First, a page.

Prince Harry has been on TV quite a lot lately.
If you hadn’t noticed, he has a book out, and to promote Spare he’s embarked on a number of TV interviews in the last few days including an extensive sit down with Tom Bradbury on ITV in the UK and a CBS 60 Minutes interview in the US.
He has also appeared on a chat show in the US, speaking to Stephen Colbert on The Late Show about his book Spare, which was released on Tuesday. Much of the detail from the book began to emerge last week after leaked copies and translated Spanish copies of the book made their way into the British and global press leading to days of headlines surrounding the claims made in the book.
However, one area that hadn’t been spoken about appeared to be the Netflix series The Crown, which released its penultimate series, season five, this autumn. And, asking the question that everyone wants to know the answer to on his chat show, Stephen Colbert asked Harry whether he watched the show…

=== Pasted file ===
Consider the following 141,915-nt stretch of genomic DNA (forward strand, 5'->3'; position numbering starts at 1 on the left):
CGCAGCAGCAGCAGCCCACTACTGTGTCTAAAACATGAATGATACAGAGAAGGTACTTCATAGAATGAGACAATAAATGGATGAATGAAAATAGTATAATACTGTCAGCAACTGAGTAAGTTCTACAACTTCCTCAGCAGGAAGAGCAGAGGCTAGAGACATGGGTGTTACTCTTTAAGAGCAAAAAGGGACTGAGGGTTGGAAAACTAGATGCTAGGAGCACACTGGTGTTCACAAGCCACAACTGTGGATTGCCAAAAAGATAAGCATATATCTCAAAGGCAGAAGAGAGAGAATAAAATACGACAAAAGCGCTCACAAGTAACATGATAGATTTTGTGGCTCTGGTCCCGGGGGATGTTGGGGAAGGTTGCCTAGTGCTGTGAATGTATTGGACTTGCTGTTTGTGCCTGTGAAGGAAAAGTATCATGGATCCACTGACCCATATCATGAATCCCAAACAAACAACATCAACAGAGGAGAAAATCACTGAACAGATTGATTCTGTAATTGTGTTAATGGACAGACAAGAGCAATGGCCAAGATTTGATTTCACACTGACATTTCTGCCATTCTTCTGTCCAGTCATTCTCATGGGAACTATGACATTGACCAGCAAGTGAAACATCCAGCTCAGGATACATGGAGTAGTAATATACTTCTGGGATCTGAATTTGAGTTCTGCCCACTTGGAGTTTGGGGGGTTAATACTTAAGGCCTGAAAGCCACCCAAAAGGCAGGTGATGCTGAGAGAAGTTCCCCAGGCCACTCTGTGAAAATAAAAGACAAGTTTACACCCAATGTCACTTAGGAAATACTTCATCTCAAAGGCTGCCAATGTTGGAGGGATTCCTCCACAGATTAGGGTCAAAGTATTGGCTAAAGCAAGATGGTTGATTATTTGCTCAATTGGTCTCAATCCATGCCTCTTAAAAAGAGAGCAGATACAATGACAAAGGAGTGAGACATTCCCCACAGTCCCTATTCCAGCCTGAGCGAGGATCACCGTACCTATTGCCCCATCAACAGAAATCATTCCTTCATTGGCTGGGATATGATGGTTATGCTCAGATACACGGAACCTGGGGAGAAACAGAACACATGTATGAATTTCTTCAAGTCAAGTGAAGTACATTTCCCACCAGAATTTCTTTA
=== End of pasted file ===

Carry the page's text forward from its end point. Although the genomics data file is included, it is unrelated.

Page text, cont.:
“You’ve got to have watched some of The Crown, right?” asked Stephen Colbert.
“Yes, I have actually watched The Crown,” replied Harry.
When asked to clarify whether he’d seen the recent stuff or the older stuff Harry replied: “the older stuff, and the more recent stuff.”
Colber continued: “Do you fact-check it while you watch it?.”
Harry mimed taking notes, smiled and replied: “Yes I do actually!”
Adding while pointing to a copy of his book: “Which, by the way, is another reason why it’s important that history has it right.”
In December 2022, Netflix released a six-part documentary called Harry & Meghan where the pair talked about their relationship with each other, the British Royal Family and the press. The show garnered a lot of attention in the press and went on to be the streaming services’ biggest-watched show in the UK of the year. Netflix added a disclaimer to the series saying that it was a “fictional dramatisation” and “inspired by real-life events” after criticism from some people that the show was not an accurate portrayal of events.
Spare, which was released on Tuesday has immediately become the fastest-selling non-fiction book in British history, selling 400,000 copies on its first day of release.
Larry Finlay, the managing director of Transworld Penguin Random House told The Guardian, said: “We always knew this book would fly but it is exceeding even our most bullish expectations.
“As far as we know, the only books to have sold more in their first day are those starring the other Harry [Potter].”